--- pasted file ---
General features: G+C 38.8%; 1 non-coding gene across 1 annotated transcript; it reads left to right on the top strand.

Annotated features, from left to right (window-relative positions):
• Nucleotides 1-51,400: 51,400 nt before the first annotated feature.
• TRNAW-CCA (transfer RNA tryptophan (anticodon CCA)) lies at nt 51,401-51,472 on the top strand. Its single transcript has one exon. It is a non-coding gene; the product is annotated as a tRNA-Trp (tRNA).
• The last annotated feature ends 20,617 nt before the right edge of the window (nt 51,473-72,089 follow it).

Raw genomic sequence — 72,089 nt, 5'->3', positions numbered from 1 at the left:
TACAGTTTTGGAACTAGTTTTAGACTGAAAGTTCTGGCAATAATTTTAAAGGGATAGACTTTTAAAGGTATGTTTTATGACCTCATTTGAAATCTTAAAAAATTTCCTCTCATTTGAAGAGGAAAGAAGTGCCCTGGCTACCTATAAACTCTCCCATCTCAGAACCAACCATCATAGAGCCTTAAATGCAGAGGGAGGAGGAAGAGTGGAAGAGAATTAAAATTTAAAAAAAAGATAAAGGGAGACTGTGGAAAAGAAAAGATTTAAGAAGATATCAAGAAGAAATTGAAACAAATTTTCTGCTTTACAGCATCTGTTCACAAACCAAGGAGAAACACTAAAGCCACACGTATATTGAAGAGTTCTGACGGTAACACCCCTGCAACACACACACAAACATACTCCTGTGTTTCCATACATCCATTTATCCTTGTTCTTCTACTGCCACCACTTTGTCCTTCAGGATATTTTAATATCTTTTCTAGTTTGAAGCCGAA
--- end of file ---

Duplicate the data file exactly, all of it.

General features: G+C 38.8%; 1 non-coding gene across 1 annotated transcript; it reads left to right on the top strand.

Annotated features, from left to right (window-relative positions):
• Nucleotides 1-51,400: 51,400 nt before the first annotated feature.
• TRNAW-CCA (transfer RNA tryptophan (anticodon CCA)) lies at nt 51,401-51,472 on the top strand. Its single transcript has one exon. It is a non-coding gene; the product is annotated as a tRNA-Trp (tRNA).
• The last annotated feature ends 20,617 nt before the right edge of the window (nt 51,473-72,089 follow it).

Raw genomic sequence — 72,089 nt, 5'->3', positions numbered from 1 at the left:
TACAGTTTTGGAACTAGTTTTAGACTGAAAGTTCTGGCAATAATTTTAAAGGGATAGACTTTTAAAGGTATGTTTTATGACCTCATTTGAAATCTTAAAAAATTTCCTCTCATTTGAAGAGGAAAGAAGTGCCCTGGCTACCTATAAACTCTCCCATCTCAGAACCAACCATCATAGAGCCTTAAATGCAGAGGGAGGAGGAAGAGTGGAAGAGAATTAAAATTTAAAAAAAAGATAAAGGGAGACTGTGGAAAAGAAAAGATTTAAGAAGATATCAAGAAGAAATTGAAACAAATTTTCTGCTTTACAGCATCTGTTCACAAACCAAGGAGAAACACTAAAGCCACACGTATATTGAAGAGTTCTGACGGTAACACCCCTGCAACACACACACAAACATACTCCTGTGTTTCCATACATCCATTTATCCTTGTTCTTCTACTGCCACCACTTTGTCCTTCAGGATATTTTAATATCTTTTCTAGTTTGAAGCCGAA